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  • Is public administration in a time of revolutions, and do we need to rethink the administrative state? What are the implications of recent political developments for traditional notions and themes in public administration, such as bureaucratic and democratic ethos, the politics-administration dichotomy, citizens and citizenship, and social equity and inclusion? What are the implications for education in public administration?
  • What is public administration and what can it be as a field of study? How do (can) we balance Simonian visions that seek a “science of administration” (e.g., behavioral public administration and the use of experimental research) with Waldonian visions that seek to understand administration through big questions addressing normative values, cultural settings, and larger societal shifts?
  • How do we make public administration research more inclusive, more international, and more responsive to the forces of globalization? How do we address the persistent problem of ethnocentrism in public administration research? How do we explore and integrate the impact of “large forces” on the development of administrative systems, with micro-level insights about administrative behavior, and can these be generalized across contexts?
  • Is public administration relevant, and if so, why it is so difficult for scholarship to have an impact on the world of practice? How do we catalyze research in public administration that is analytically rigorous and informs the public – government leaders, policymakers, NGOs, interest groups, and citizens – and shapes their engagement in governance processes and activities?

Concept Papers

The concept papers were shared with all participants before the event and were used to help shape the conversations at the conference. The collection below includes papers for which we received permission to post.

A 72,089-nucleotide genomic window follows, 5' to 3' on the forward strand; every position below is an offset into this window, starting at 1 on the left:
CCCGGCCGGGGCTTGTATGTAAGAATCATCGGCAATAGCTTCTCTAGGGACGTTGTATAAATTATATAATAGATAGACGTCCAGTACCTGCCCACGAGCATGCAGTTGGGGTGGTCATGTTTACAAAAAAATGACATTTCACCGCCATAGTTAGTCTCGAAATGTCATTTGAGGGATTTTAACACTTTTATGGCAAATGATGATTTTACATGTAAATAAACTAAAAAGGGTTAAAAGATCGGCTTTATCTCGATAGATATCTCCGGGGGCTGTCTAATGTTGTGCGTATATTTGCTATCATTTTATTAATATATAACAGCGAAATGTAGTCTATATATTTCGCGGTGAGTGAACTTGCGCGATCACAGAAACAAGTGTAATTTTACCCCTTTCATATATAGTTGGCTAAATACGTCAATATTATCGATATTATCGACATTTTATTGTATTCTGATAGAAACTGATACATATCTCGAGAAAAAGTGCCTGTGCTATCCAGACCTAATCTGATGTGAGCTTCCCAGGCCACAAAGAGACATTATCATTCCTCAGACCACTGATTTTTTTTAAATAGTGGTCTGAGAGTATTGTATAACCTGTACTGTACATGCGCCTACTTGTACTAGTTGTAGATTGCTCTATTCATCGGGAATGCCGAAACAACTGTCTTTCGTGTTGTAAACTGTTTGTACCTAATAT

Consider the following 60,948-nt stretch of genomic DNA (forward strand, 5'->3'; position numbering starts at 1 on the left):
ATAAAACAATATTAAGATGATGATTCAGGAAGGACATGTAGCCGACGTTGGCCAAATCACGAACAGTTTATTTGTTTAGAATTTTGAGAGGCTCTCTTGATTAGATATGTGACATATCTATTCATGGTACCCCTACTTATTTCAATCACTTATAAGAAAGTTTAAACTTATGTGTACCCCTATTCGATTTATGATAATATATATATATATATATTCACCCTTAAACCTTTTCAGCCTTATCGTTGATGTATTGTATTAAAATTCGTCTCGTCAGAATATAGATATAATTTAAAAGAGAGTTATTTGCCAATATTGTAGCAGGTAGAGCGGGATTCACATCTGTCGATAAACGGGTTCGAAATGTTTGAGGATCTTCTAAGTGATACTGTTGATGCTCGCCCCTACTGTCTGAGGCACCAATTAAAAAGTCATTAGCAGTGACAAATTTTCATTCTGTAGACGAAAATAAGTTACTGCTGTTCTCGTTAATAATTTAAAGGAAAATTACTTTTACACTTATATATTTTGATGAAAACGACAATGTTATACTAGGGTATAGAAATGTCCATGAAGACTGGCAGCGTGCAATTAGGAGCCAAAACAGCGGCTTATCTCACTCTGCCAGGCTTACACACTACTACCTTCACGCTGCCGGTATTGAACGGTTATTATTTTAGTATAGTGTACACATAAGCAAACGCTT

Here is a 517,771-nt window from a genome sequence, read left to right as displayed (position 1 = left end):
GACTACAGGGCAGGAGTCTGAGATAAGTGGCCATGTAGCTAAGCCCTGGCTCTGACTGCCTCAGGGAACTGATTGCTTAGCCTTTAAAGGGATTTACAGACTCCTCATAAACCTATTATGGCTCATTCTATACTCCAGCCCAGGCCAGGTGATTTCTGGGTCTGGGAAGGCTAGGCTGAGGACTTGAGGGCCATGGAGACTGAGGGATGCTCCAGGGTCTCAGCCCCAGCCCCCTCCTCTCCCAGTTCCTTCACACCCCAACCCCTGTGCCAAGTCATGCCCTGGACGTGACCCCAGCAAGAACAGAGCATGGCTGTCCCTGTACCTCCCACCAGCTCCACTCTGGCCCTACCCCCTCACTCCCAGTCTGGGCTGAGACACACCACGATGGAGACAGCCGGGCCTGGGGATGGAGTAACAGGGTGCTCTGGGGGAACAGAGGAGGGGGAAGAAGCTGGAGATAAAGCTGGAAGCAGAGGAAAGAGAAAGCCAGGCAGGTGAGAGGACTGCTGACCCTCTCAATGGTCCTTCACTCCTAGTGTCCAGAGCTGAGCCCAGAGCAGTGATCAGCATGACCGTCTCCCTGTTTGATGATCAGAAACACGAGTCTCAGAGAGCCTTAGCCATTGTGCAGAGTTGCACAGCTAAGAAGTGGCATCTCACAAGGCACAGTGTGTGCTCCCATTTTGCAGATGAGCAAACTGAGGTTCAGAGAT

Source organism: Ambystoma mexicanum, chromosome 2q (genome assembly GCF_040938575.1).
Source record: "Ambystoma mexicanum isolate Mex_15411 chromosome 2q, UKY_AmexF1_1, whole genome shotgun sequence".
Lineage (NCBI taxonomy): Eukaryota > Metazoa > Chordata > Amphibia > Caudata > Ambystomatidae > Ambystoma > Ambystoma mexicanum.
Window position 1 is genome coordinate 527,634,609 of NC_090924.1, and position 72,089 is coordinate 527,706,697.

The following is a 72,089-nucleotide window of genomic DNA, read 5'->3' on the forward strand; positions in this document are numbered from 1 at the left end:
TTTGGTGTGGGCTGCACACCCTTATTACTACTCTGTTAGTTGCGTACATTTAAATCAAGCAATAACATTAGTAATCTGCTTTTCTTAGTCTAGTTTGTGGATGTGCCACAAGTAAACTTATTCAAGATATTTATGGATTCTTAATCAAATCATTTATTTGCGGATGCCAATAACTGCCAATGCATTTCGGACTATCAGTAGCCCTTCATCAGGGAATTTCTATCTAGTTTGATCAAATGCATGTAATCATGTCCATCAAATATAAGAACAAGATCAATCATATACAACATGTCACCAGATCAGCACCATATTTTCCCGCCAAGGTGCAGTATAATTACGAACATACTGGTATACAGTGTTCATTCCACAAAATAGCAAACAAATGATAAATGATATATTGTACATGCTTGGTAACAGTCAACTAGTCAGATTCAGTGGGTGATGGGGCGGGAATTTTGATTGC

Minnowbrook at 50: Revisiting the Administrative State 

By Tina Nabatchi and Julia L. Carboni
August 13, 2018

The year of 1968 was an important one for public administration, thanks in large part to Dwight Waldo. That fall, Waldo joined Syracuse University’s Maxwell School of Citizenship and Public Affairs as the Albert Schweitzer Professor of Humanities, one of 10 New York State-funded “super professorships.” He used some of his professorship funds to organize a conference of leading young scholars who set out to reconcile public administration’s role with a society in chaos and address the question he had posed in Public Administration Review: “Is public administration responding at a high level of consciousness and self-consciousness to the fact that we are in a time of revolutions?”

That conference, known as Minnowbrook I, in reference to its location at Syracuse University’s conference center in the Adirondack Mountains, is widely recognized as watershed moment in the field. It revolutionized the academic study of public administration by launching the New Public Administration movement, which emphasized citizenship and public service and highlighted the importance of the administrative state for democracy.

The Maxwell School has honored that conference every twenty years by gathering scholars to address important issues of the day. In 1988, H. George Frederickson organized Minnowbrook II, which centered on activism and social equity. In 2008, Rosemary O’Leary organized Minnowbrook III, which concentrated on the future of public administration and brought together junior scholars, followed by a more traditional academic conference with wider participation. Each Minnowbrook conference culminated in the publication of books, articles and/or special issues of journals that left a lasting impression on scholars around the world.

In August 2018, the Maxwell School of Citizenship and Public Affairs will celebrate the 50th anniversary of Minnowbrook I. The Minnowbrook at 50 conference will focus on the theme of “Revisiting the Administrative State.” More than just a celebration, the conference provides the opportunity to continue Minnowbrook’s tradition of advancing public administration scholarship through critical reflection, substantive analysis and meaningful connection with practitioners.